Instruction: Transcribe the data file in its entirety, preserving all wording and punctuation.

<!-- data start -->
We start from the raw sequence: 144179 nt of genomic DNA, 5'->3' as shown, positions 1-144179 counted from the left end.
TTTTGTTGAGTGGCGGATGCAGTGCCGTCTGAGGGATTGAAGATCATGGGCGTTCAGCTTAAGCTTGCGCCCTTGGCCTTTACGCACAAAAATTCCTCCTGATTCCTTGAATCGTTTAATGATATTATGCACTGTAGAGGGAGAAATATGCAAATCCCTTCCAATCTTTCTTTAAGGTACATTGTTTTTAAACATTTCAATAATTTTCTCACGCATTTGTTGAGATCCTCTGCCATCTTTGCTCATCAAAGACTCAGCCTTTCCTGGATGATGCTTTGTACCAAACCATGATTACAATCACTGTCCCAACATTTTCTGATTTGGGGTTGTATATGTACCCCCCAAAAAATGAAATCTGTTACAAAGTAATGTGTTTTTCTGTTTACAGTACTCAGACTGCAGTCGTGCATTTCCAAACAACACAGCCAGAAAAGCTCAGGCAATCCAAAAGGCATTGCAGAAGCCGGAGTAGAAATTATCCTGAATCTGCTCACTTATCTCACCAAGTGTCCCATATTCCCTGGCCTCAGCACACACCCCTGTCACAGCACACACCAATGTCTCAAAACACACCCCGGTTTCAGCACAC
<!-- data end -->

We start from the raw sequence: 144179 nt of genomic DNA, 5'->3' as shown, positions 1-144179 counted from the left end.
TTTTGTTGAGTGGCGGATGCAGTGCCGTCTGAGGGATTGAAGATCATGGGCGTTCAGCTTAAGCTTGCGCCCTTGGCCTTTACGCACAAAAATTCCTCCTGATTCCTTGAATCGTTTAATGATATTATGCACTGTAGAGGGAGAAATATGCAAATCCCTTCCAATCTTTCTTTAAGGTACATTGTTTTTAAACATTTCAATAATTTTCTCACGCATTTGTTGAGATCCTCTGCCATCTTTGCTCATCAAAGACTCAGCCTTTCCTGGATGATGCTTTGTACCAAACCATGATTACAATCACTGTCCCAACATTTTCTGATTTGGGGTTGTATATGTACCCCCCAAAAAATGAAATCTGTTACAAAGTAATGTGTTTTTCTGTTTACAGTACTCAGACTGCAGTCGTGCATTTCCAAACAACACAGCCAGAAAAGCTCAGGCAATCCAAAAGGCATTGCAGAAGCCGGAGTAGAAATTATCCTGAATCTGCTCACTTATCTCACCAAGTGTCCCATATTCCCTGGCCTCAGCACACACCCCTGTCACAGCACACACCAATGTCTCAAAACACACCCCGGTTTCAGCACAC